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Homework Help: Solving an equation for y

  1. Apr 7, 2010 #1
    1. The problem statement, all variables and given/known data
    solve the equation for y,
    log5 (14y-12)=2x^6-13

    3. The attempt at a solution
    ive got no idea how to work it out im guessing it must be something to do with making the left side with y equal 1, log5 5 =1 but how do i get that?
     
  2. jcsd
  3. Apr 7, 2010 #2

    Mark44

    Staff: Mentor

    Every log equation can be written as an equivalent exponential equation, and that's what you want to do here.

    The basic idea is that M = logaN <==> N = aM
     
  4. Apr 7, 2010 #3

    lanedance

    User Avatar
    Homework Helper

    it may help by re-writing the log base b as:
    [tex]log_b(z) = \frac{ln(z)}{ln(b)}[/tex]
     
  5. Apr 7, 2010 #4

    Mark44

    Staff: Mentor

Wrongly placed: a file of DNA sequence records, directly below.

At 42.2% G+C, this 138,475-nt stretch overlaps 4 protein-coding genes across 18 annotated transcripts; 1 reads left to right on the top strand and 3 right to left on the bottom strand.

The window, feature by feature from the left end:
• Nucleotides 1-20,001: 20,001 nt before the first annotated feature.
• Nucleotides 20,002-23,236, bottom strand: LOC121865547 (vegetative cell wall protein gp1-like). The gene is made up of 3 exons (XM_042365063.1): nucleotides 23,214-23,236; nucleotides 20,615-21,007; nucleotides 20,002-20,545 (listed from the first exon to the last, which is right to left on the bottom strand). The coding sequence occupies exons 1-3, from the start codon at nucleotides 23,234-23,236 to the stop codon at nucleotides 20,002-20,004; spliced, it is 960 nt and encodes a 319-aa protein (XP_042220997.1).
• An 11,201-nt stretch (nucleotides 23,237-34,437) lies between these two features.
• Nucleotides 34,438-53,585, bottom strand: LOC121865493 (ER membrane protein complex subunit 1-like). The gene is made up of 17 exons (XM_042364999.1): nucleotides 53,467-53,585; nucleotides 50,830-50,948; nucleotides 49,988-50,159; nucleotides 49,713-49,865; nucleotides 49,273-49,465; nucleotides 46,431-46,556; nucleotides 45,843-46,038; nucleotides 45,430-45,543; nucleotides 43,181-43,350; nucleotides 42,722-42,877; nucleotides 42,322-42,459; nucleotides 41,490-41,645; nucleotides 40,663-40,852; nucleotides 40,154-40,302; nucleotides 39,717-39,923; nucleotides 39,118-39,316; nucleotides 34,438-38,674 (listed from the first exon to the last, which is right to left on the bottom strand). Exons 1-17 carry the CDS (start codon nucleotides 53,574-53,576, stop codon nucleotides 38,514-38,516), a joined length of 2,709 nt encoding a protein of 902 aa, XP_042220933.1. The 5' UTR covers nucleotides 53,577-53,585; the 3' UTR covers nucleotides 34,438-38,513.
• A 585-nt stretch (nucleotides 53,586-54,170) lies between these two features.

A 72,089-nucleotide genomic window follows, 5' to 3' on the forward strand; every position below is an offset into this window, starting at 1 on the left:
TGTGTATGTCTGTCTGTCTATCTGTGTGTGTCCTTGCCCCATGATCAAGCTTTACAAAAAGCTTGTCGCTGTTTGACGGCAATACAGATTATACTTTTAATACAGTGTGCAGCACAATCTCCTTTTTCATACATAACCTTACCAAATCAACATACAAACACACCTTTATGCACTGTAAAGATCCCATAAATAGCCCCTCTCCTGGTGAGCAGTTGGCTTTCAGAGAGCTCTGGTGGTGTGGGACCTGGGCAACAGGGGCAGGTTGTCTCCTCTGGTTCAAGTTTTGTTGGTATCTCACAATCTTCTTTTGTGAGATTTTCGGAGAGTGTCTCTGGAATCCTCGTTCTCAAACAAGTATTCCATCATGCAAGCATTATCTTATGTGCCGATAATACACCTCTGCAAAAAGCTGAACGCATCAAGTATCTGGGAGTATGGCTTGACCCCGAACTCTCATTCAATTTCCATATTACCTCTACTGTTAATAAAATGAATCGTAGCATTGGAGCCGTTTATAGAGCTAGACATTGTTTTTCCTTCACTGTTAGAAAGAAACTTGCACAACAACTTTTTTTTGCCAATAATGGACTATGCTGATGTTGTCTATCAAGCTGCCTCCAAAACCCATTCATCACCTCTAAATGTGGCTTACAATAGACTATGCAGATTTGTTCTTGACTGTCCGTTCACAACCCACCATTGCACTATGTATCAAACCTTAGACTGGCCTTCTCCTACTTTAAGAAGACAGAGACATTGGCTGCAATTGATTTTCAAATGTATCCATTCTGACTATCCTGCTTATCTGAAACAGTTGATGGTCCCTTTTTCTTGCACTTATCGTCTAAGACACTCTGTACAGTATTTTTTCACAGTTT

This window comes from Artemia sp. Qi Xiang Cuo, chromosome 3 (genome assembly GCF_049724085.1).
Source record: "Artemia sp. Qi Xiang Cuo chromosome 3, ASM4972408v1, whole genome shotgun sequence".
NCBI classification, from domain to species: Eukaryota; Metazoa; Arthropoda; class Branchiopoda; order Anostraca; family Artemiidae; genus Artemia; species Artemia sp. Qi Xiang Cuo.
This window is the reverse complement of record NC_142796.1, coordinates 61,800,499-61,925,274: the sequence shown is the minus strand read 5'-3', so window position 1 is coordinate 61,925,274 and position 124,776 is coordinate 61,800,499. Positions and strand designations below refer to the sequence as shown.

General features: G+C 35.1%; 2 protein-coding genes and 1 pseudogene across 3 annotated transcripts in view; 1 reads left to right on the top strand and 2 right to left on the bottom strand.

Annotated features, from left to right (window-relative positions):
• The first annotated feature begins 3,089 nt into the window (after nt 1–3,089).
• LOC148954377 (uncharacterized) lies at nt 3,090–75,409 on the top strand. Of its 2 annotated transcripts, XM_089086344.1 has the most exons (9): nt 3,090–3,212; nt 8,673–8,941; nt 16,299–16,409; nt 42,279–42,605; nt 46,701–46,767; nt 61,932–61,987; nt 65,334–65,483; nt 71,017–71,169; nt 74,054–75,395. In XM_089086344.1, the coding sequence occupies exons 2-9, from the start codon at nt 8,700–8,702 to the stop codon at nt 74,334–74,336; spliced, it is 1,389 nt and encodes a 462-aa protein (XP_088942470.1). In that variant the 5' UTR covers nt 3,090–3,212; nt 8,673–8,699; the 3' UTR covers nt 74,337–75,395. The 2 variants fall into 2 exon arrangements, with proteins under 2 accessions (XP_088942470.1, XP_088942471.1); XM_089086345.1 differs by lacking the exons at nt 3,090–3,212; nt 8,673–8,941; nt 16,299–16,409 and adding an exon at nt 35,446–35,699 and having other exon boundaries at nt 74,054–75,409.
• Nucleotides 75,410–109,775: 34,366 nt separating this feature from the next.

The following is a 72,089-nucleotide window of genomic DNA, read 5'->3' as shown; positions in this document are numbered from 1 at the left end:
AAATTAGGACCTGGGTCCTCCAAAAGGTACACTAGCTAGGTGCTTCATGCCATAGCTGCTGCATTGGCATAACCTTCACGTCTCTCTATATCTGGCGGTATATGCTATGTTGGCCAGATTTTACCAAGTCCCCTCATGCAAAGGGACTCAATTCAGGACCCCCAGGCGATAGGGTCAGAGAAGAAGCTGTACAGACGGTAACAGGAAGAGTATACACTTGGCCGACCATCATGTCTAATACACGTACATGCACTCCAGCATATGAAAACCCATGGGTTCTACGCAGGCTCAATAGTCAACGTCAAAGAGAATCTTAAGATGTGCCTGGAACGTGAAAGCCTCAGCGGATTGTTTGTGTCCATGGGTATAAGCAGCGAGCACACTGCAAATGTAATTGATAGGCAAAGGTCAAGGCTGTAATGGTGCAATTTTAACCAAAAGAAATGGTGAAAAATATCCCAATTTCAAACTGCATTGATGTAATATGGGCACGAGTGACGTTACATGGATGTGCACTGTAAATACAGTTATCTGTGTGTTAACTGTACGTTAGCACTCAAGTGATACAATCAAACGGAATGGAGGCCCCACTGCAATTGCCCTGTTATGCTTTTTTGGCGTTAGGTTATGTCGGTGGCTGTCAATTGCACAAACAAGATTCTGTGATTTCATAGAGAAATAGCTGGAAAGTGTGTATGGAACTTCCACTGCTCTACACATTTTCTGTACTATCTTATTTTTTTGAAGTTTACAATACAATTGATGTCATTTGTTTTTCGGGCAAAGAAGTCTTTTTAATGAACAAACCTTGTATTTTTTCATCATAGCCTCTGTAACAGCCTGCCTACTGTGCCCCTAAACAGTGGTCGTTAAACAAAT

Or maybe not. The OP would like to solve for y, which means he needs to get rid of the log part, not write it in some other base.
     
  6. Apr 7, 2010 #5

    lanedance

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    Homework Helper

    fair point - i was heading in the same direction, i've just found a lot of people find it easier convert:
    X = lnY <==> Y = eM
    rather than
    M = logaN <==> N = aM
    though i know it is really just a redundant step
     
  7. Apr 8, 2010 #6
    that makes the equation come up as (14y-12)=5^(2x^6-13)
    this then becomes ,
    y=(5^(2x^6-13)+12)/14
    which i found is the wrong answer =(
    is there a way to get rid of the 5^ and simplify it down???
     
  8. Apr 8, 2010 #7

    HallsofIvy

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    Science Advisor

    What do you mean "found is the wrong answer"? That is a perfectly good solution to the problem.
     
  9. Apr 8, 2010 #8
    really, sweet ty hallsofivy
     
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